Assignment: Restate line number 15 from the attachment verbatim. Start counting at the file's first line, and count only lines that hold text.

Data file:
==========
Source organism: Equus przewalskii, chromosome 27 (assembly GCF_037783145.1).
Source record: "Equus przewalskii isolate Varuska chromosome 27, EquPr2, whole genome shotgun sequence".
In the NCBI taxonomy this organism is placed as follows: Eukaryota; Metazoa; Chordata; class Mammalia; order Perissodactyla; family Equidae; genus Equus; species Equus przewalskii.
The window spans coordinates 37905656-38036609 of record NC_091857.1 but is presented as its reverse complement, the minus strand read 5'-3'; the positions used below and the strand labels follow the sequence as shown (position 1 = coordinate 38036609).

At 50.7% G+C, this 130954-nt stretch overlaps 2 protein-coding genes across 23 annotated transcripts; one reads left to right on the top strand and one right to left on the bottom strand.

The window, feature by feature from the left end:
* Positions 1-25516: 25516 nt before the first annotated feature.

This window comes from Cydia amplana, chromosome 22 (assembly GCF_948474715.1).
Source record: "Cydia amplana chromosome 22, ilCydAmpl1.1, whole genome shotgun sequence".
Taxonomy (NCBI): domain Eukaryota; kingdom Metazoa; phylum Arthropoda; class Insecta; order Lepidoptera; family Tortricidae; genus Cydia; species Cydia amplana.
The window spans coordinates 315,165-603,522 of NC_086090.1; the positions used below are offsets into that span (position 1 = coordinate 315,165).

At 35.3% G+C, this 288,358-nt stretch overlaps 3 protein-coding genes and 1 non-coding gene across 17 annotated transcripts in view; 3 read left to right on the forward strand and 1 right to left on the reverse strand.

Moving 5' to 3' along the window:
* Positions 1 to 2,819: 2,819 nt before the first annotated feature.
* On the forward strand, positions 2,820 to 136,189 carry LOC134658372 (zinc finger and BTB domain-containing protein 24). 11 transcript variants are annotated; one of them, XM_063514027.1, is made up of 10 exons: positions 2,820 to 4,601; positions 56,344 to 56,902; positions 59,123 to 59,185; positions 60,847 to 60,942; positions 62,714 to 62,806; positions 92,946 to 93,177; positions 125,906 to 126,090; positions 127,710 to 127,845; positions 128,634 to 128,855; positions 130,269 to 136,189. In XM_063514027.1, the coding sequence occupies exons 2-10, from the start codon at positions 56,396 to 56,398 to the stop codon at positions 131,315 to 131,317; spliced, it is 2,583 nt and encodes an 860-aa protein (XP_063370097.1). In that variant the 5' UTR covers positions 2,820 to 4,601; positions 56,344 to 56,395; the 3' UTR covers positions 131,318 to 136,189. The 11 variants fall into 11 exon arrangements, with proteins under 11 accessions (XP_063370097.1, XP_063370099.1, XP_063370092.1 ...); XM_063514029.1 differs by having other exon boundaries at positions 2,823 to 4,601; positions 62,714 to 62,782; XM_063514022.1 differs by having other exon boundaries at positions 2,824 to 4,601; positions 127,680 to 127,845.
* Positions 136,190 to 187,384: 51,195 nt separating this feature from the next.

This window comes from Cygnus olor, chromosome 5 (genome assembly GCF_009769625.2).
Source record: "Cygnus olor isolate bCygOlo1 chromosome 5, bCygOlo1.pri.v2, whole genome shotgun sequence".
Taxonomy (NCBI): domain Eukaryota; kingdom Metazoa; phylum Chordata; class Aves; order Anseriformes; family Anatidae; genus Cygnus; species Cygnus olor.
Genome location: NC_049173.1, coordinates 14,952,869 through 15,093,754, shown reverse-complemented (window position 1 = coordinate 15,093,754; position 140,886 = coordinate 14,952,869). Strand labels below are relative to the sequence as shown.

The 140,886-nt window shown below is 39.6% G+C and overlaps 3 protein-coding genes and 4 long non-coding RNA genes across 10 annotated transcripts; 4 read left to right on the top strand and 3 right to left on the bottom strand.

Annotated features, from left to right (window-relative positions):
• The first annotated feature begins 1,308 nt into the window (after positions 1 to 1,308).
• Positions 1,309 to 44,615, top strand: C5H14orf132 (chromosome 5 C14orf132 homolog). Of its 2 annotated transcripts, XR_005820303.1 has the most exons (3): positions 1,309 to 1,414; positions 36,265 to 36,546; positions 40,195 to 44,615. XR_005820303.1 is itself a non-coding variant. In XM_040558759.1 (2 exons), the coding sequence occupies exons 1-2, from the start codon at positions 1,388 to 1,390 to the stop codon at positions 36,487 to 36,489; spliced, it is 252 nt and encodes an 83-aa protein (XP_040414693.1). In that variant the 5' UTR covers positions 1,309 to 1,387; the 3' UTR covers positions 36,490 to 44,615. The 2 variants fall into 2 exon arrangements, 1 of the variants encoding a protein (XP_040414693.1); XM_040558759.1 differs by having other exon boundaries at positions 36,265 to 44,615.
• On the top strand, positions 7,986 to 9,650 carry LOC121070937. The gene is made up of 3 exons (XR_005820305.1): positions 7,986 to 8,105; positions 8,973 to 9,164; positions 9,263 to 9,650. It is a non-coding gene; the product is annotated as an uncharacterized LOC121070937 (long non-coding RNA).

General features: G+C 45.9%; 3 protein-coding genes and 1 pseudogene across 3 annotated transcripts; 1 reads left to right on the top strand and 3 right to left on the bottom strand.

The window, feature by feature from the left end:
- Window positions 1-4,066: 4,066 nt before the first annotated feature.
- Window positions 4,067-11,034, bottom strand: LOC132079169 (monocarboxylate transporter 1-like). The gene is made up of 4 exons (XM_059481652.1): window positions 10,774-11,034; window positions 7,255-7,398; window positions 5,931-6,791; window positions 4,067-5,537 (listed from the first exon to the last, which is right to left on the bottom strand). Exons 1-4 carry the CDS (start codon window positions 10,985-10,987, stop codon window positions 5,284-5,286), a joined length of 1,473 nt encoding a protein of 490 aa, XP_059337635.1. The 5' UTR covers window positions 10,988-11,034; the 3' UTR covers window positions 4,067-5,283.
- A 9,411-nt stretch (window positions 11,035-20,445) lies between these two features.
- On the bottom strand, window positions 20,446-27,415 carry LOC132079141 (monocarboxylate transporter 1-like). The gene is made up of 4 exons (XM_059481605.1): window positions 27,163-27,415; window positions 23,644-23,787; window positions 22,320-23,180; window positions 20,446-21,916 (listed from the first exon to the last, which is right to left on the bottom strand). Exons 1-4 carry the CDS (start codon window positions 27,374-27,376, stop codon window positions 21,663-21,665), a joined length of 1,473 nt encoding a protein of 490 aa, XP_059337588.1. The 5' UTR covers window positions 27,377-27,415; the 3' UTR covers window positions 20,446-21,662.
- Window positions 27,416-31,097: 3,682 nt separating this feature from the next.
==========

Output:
* On the forward strand, positions 2,820 to 136,189 carry LOC134658372 (zinc finger and BTB domain-containing protein 24). 11 transcript variants are annotated; one of them, XM_063514027.1, is made up of 10 exons: positions 2,820 to 4,601; positions 56,344 to 56,902; positions 59,123 to 59,185; positions 60,847 to 60,942; positions 62,714 to 62,806; positions 92,946 to 93,177; positions 125,906 to 126,090; positions 127,710 to 127,845; positions 128,634 to 128,855; positions 130,269 to 136,189. In XM_063514027.1, the coding sequence occupies exons 2-10, from the start codon at positions 56,396 to 56,398 to the stop codon at positions 131,315 to 131,317; spliced, it is 2,583 nt and encodes an 860-aa protein (XP_063370097.1). In that variant the 5' UTR covers positions 2,820 to 4,601; positions 56,344 to 56,395; the 3' UTR covers positions 131,318 to 136,189. The 11 variants fall into 11 exon arrangements, with proteins under 11 accessions (XP_063370097.1, XP_063370099.1, XP_063370092.1 ...); XM_063514029.1 differs by having other exon boundaries at positions 2,823 to 4,601; positions 62,714 to 62,782; XM_063514022.1 differs by having other exon boundaries at positions 2,824 to 4,601; positions 127,680 to 127,845.